A visual representation of the digital cryptocurrency, bitcoin alongside U.S. dollars on Dec. 07, 2017 in London, England. 
A visual representation of the digital cryptocurrency, bitcoin alongside U.S. dollars on Dec. 07, 2017 in London, England.  - 
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So many cryptocurrencies. So much money to be made … or lost. 

You’re a would-be investor, deciding whether to put your money in bitcoin. Or Dash. (It's digital cash. See what they did there?) Or Ripple. (Though I have a personal rule about never investing in a currency that could be mistaken for an ice cream.) Where do you put your money? 

Well, besides scanning Reddit threads, starting Wednesday, there will be official financial ratings in the mix. Weiss Ratings is going to assign letter grades — think A through F — to cryptocurrencies. Interested parties can subscribe to the ratings for $39 a month to find out the grades. Though, because of the volatile nature of cryptocurrencies, those grades could change daily. 

Marketplace Tech host Molly Wood spoke with Martin Weiss, who’s behind the ratings.

Molly Wood: You’re creating a rating for cryptocurrencies. Why?

Martin Weiss: As you've seen in the news, the market for cryptocurrencies is wild. It's one of the few places we've seen so much fear, greed and panic. So we felt that this is exactly when individual investors and consumers need some rational guidance that's based on fact and not fiction.

Wood: Given the newness and complexity, and the wildness overall, how on earth could you possibly come up with what you think is a reliable rating?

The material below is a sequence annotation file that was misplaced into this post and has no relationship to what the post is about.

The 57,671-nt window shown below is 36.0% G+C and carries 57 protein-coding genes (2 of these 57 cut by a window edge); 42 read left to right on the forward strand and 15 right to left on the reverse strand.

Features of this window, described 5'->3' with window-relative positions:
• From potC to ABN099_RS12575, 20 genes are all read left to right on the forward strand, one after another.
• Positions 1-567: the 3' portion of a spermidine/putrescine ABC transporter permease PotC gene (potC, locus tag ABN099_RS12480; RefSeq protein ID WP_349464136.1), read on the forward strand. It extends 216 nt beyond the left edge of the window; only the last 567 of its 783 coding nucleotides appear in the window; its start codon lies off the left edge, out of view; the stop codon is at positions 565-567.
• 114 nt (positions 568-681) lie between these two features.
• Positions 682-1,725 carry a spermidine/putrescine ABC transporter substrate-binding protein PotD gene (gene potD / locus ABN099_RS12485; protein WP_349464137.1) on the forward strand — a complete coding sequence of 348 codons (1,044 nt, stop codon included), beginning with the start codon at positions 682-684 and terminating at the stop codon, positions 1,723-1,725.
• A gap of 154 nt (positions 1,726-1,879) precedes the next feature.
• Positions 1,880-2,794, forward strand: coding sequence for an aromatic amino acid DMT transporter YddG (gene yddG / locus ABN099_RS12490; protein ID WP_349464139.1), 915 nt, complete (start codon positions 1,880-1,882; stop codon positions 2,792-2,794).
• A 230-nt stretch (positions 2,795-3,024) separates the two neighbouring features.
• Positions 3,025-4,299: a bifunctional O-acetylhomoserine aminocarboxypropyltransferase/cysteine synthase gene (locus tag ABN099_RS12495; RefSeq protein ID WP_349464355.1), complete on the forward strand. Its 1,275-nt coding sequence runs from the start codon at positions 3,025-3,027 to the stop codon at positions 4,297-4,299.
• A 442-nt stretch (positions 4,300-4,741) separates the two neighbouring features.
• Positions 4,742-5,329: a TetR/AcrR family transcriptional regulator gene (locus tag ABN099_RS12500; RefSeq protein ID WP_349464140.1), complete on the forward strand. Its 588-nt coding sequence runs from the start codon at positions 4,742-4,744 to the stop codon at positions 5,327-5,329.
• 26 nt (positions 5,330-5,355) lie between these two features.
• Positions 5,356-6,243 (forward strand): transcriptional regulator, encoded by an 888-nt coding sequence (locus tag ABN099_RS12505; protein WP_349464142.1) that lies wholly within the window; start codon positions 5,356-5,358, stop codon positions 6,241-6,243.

Weiss: Well, reliable ratings are based on four things in our model. The first is what we call the risk index, to give you a sense of how much price risk there is in each cryptocurrency, and there's a lot of variability there. Some are not as volatile as others. The second index is what we call the reward index. It gives you an indication of how much profit potential you might see in that particular cryptocurrency. The third takes us beyond what most financial analysts typically look at and that is what we call our technology index— how robust, and how sustainable, how scalable is that particular cryptocurrency? And the fourth — it's kind of a reality test of all that technology in the real world, to make sure that people are actually using it and it really works.

Wood: So as you've done this analysis, do you believe that there are cryptocurrencies that are stable and aren't going to have wild fluctuations, and that do represent ... I mean, I find it hard to believe that there are some that represent a good investment.

Weiss: It's like any other investment, especially new investments — or like any other new technology, the marketplace as a whole is very volatile, no doubt. But with that extra risk also comes a very unusual reward potential.

Wood: When you started this project, I imagine you've seen a lot of ups and downs since then. Do you worry that the market itself could evaporate?

Weiss: No. I think that the technology and its impact in society is something that's here to stay for the long term. Otherwise we wouldn't be rating these cryptocurrencies. But you have to expect, especially in this early immature phase, a tremendous amount of volatility. It has happened before. It's just that when it did happen, it was at a time when very few people were paying attention.

Wood: And are there any really high scoring cryptocurrencies? Is anybody getting an A or an A+?

Weiss: The last I checked, there were a couple of A's. But the price volatility of each cryptocurrency also is a factor. So, it's possible that as prices decline, you could see some downgrades from those A's to, let's say, a B+. It's a very volatile market. We decided not to impose an artificial stabilizer on the ratings, so they can change almost daily.

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Follow Stephanie Hughes at @stephanie_h